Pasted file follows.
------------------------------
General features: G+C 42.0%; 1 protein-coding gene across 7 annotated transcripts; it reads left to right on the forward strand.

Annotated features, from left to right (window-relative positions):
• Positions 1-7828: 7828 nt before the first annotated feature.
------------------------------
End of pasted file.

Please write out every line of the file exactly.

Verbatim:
General features: G+C 42.0%; 1 protein-coding gene across 7 annotated transcripts; it reads left to right on the forward strand.

Annotated features, from left to right (window-relative positions):
• Positions 1-7828: 7828 nt before the first annotated feature.